Skip to Content
Home | news | In the News

In the News

MLive: Dingell says research grants for younger students, visa reform critical for innovation

MLive - Dingell says research grants for younger students, visa reform critical for innovation

Washington, DC, May 20, 2016 | Ben Solis

ANN ARBOR, MI — The University of Michigan and Ann Arbor businesses are at the forefront of innovation, says U.S. Rep. Debbie Dingell, but lawmakers must make comprehensive reforms and invest more in research if they want them to succeed.

That's what Dingell, D-Dearborn, said after an Innovation Agenda 2.0 roundtable discussion with other lawmakers and local business leaders at the Ann Arbor SPARK offices on Liberty Street in downtown Ann Arbor on Friday.

Other lawmakers in attendance included U.S. Rep. Mark Pocan of Wisconsin and U.S. Rep. Mark DeSaulnier of California.

Dingell spoke briefly to The Ann Arbor News during a press conference afterward. Members of the media were not invited to attend the roundtable discussion.

Among the myriad issues facing universities and tech companies, Dingell said, providing research grants for younger college students — including undergraduates — is an important first step.

"Fewer and fewer young people want to go into research fields because they're not getting grants to support the research they want to do," Dignell said. "So, they're deciding the fields they want to go into aren't worth it. We've got to give people a long enough time to make mistakes and learn from them at the end."

She and Pocan both have pieces of legislation moving through Congress to ensure research dollars for young students. Dingell's co-sponsored bill is called the 21st Century Cures Act. Pocan co-wrote the Next Generation Researchers Act with fellow Wisconsin U.S. Sen. Tammy Baldwin.

Both lawmakers said they hope their bills maintain momentum and are passed soon.

Dingell also called for reinvestment in development once research gets funded. She said doctors at the discussion brought up the need for lifesaving drugs, the kind only well-funded researchers can muster.

The same goes for driverless cars and connected automotive innovations, an area of research dominated by U-M advancement. Dingell said Michigan and the U.S. must continue to bolster research in these areas before they cede ground to other regions or countries.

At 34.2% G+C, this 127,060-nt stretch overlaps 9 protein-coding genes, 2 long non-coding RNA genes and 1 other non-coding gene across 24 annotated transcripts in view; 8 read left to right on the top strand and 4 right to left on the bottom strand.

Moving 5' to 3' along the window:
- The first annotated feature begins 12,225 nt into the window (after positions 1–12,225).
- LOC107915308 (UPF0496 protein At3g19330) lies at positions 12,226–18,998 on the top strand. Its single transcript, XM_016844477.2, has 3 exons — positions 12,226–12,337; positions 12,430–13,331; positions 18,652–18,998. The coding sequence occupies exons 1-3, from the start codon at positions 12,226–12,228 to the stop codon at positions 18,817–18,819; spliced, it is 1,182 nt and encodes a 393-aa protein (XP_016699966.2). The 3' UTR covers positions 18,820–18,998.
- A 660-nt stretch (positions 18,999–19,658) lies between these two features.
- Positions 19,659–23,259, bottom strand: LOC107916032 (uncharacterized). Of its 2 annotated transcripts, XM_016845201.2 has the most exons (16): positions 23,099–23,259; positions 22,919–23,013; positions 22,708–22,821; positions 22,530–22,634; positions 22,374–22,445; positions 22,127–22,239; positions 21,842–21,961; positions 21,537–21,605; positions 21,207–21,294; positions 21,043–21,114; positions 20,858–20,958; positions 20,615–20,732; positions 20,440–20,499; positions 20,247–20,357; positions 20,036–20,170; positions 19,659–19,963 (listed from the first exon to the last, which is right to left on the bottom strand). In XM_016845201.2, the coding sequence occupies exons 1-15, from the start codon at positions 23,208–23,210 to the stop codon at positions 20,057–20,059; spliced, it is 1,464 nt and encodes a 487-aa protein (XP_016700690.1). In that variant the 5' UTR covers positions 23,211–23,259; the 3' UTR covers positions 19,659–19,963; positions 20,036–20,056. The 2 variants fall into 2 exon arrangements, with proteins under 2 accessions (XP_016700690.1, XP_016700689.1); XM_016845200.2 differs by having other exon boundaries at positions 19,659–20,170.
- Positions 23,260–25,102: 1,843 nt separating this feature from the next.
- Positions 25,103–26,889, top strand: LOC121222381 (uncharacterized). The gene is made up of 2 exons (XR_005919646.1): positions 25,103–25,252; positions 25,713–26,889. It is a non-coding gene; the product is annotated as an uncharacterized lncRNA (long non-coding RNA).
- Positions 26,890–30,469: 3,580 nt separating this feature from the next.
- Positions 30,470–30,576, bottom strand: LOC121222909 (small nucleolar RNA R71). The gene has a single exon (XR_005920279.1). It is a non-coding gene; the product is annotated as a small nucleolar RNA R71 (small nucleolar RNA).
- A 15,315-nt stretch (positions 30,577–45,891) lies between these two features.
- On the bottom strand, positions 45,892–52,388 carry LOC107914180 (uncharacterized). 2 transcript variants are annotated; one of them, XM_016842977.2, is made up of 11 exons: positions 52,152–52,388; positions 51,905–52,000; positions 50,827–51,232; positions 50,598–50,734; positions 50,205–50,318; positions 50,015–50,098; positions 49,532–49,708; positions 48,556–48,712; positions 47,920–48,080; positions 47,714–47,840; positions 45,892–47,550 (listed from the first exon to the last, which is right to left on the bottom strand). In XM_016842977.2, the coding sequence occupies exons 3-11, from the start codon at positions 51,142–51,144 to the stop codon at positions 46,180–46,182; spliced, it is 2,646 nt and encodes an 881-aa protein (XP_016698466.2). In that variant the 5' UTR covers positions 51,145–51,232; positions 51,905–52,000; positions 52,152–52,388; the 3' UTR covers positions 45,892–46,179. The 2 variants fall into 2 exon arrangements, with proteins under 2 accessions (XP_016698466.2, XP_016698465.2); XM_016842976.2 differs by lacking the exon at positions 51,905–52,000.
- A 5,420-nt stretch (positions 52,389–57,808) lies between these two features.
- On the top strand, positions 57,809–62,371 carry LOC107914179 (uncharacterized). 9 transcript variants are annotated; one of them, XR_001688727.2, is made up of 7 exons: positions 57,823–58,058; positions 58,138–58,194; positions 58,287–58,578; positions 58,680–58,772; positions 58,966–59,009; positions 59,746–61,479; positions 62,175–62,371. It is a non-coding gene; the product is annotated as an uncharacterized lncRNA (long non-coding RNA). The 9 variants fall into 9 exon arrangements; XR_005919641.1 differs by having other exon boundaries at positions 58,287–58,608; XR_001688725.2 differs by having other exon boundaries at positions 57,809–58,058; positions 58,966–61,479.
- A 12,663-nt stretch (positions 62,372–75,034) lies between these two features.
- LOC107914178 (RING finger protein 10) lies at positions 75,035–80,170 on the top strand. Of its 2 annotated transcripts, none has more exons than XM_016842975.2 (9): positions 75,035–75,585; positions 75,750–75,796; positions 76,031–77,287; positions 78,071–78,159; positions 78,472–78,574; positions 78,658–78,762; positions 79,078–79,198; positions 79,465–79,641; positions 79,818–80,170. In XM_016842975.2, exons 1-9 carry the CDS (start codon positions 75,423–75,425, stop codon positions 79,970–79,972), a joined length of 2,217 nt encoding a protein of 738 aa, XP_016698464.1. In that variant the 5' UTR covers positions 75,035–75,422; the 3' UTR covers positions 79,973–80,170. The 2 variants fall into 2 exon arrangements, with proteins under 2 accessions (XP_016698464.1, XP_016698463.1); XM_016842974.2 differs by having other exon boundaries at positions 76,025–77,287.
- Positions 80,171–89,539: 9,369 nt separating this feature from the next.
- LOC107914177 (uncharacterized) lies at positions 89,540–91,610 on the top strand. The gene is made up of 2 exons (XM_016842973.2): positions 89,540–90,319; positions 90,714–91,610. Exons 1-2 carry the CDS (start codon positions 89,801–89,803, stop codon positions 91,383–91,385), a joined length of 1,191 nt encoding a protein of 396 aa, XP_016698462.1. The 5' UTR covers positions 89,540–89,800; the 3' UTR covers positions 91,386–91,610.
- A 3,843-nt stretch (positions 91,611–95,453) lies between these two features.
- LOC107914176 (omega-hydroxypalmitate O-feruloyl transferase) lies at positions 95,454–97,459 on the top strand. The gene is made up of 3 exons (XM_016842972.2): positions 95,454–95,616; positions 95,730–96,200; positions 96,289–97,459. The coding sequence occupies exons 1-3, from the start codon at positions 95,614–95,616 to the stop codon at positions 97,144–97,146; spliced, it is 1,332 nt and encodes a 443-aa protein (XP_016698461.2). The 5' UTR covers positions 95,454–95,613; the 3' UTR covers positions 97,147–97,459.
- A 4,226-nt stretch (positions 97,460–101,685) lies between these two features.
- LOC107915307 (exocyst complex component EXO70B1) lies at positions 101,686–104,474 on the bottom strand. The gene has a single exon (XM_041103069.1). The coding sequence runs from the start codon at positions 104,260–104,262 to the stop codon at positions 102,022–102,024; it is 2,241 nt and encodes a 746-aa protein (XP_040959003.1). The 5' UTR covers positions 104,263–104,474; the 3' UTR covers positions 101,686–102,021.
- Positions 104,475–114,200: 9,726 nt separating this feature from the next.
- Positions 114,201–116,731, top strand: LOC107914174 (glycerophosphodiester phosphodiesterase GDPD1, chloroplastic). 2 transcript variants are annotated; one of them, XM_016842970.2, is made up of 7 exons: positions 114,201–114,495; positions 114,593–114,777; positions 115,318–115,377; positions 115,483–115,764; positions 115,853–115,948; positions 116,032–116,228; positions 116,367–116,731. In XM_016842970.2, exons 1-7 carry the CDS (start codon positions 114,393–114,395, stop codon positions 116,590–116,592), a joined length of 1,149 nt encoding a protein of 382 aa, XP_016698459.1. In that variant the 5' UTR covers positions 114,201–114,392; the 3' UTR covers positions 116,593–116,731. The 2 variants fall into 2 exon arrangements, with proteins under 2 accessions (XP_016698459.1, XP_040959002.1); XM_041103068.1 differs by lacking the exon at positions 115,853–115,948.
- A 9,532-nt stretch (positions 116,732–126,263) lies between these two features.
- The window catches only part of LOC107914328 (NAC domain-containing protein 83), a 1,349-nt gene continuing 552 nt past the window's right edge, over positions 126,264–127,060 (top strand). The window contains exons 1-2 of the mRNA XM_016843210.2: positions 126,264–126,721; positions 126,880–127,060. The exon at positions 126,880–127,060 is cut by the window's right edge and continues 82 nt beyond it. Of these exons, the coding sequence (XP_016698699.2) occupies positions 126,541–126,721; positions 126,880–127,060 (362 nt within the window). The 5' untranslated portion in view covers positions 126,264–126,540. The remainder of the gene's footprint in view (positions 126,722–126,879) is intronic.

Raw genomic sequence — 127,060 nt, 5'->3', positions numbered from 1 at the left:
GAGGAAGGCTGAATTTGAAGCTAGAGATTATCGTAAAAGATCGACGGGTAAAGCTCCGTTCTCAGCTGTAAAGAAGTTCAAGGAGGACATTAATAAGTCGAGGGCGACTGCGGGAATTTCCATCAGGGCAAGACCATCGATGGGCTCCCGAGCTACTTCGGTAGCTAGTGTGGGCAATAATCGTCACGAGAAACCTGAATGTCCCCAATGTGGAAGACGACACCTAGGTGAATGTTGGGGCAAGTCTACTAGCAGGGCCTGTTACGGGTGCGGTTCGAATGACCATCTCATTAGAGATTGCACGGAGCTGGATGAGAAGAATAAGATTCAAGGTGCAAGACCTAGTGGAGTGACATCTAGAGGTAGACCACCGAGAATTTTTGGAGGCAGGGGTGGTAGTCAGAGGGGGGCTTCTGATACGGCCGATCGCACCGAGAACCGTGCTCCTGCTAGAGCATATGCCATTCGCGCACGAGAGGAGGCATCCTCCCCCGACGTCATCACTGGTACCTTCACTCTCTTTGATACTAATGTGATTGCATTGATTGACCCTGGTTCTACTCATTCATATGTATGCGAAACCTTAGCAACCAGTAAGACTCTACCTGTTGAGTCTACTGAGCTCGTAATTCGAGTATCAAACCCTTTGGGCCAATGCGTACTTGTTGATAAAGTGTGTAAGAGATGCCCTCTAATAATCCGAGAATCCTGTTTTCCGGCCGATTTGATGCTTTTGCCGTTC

On education, Dingell said well rounded students are a priority for Michigan universities. She wants Congress to encourage teaching creativity along with advanced skills, like robotics.

"STEM is important, but advanced robotics and the like are outside the traditional STEM (course loads)," she said. "Everyone here talked about the need for that, and a need to look at the whole person to continue driving innovation."

One issue facing U-M is its influx of international students who learn vital programming skills, but are often forced to leave the country after school due to restrictive visa laws.

U-M had a total of 5,754 international students enrolled in winter classes this year, according to a 2016 university enrollment report.

Dingell said sweeping immigration reform must take place to keep these students here.

"The visa issue was something that got brought up and it's something we need to continue work on," she said. "The issue got brought up again in my office this week. It's critical."

Legislation is pending to address visas, but some of Dingell's colleagues in Congress may not be ready to tackle the issue until after the election. She said a culture of fear is the reason for delays.

"Right now, people are afraid because of national security, but we're causing fear," Dingell said. "National security is a legitimate issue, but we can't take a paint brush and paint people in broad strokes. We've got to have comprehensive immigration reform."

Back to top